REBOA: Who, What and Why
A summary by Deborah Stein:
Hemorrhage is the leading cause of preventable death following trauma. Non-compressible hemorrhage is of particular concern as these patients require emergent intervention and many will die prior to anatomic hemostasis. For years, left anterior thoracotomy, the “ED thoracotomy”, was the standard of care for temporary proximal aortic occlusion, but survival remained dismal.
Endoluminal aortic occlusion which was actually first described in the 1950s. With the increasing use of endovascular therapies for a wide variety of vascular disease, the “REBOA” (Resuscitative Endovascular Balloon Occlusion of the Aorta) began to be reported for use for ruptured abdominal aneurysms in the 2000s. Since that time, interest in its use in trauma has been increasing with a variety of basic science studies and early clinical series and case reports documenting potential benefits.
Although no large randomized trials, or even large observational studies, are available, use of the REBOA is considered standard of care in many centers. Typically the REBOA is placed via the femoral artery either percutaneously or via a cut down and the aorta is occluded with a balloon placed over a wire by standard Seldinger-type technique. The balloon can be placed in “zone 1” just above the diaphragm to provide occlusion to the abdominal viscera and pelvic vasculature or in “zone 3” at the aortic bifurcation to provide inflow control to the pelvis and lower extremities. Injuries are then addressed and the balloon is carefully deflated taking care to avoid metabolic collapse from reperfusion.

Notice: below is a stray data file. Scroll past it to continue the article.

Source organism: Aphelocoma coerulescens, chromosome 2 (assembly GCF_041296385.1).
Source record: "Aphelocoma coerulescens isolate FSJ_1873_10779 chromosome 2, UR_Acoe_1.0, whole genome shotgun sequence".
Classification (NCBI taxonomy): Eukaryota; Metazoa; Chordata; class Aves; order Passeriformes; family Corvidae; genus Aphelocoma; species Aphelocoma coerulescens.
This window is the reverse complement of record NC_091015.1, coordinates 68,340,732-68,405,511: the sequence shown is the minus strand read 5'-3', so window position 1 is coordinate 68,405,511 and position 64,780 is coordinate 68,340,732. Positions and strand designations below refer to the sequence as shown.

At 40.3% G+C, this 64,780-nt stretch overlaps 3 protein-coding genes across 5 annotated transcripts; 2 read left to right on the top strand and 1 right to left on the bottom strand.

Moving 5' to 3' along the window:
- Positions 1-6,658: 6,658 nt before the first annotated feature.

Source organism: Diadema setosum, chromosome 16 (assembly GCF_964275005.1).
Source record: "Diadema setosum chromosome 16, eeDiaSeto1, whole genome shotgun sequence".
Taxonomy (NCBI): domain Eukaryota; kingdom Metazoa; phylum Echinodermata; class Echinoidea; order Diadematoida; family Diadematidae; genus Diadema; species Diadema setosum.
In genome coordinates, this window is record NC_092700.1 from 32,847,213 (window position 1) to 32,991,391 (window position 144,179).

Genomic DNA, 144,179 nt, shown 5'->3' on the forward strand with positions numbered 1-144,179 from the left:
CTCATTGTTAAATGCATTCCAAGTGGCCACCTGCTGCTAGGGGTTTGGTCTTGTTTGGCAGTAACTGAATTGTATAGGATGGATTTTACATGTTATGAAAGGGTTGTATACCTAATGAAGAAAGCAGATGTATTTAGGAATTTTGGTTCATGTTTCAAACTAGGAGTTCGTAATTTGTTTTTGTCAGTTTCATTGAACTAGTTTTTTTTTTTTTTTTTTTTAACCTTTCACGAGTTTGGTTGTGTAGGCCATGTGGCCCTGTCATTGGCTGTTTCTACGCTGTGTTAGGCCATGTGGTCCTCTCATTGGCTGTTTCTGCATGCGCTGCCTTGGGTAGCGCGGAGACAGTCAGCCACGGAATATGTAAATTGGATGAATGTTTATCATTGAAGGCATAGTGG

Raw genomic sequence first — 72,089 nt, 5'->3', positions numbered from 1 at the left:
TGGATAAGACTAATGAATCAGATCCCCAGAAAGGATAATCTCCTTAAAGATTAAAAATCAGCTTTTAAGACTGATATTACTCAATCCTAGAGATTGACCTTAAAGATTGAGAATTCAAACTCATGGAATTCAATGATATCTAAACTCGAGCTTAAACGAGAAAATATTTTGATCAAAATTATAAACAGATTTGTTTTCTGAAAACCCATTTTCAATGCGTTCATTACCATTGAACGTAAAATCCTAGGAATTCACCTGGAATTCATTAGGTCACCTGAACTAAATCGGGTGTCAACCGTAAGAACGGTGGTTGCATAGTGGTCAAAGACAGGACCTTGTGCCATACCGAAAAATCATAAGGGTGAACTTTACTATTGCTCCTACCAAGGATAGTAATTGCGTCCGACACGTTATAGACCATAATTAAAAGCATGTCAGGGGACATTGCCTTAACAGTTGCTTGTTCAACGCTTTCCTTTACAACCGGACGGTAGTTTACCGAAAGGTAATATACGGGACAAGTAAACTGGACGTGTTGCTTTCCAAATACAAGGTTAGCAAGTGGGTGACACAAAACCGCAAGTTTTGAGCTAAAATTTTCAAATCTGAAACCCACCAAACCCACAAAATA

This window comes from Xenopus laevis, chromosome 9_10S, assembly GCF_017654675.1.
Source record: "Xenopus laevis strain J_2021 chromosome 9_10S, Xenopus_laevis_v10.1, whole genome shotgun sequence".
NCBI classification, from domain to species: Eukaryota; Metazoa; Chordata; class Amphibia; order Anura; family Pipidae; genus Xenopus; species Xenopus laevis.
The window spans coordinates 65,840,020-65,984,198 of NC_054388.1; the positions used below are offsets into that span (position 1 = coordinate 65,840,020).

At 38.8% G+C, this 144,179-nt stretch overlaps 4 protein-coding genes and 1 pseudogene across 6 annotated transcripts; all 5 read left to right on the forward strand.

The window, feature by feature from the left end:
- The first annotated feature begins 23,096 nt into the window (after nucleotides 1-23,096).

One main limitation of this technique is that the currently approved device in the United States requires a 12F sheath which requires an open femoral artery repair which obvious can be associated with significant complications. There are a huge number of unanswered questions about the use of REBOA in 2015:
1. Who are the appropriate patients in whom use may be beneficial?
2. How long can a balloon be inflated and the aorta be occluded before irreversible ischemic damage to the viscera occurs?
3. How long can the aorta be occluded before the metabolic consequences of reperfusion are lethal?
4. What is the effect on cerebral and cardiac perfusion when a REBOA is placed and afterload is acutely increased? Is it favorable or “too much”?
5. Who are the appropriate providers to place a REBOA? Only surgeons? Emergency Medicine physicians? Medics in the field?
6. How do we best train providers to place the REBOA?
7. How to we assure competency of providers?
8. Will lower profile devices make the technique more accessible and be associated with fewer complications?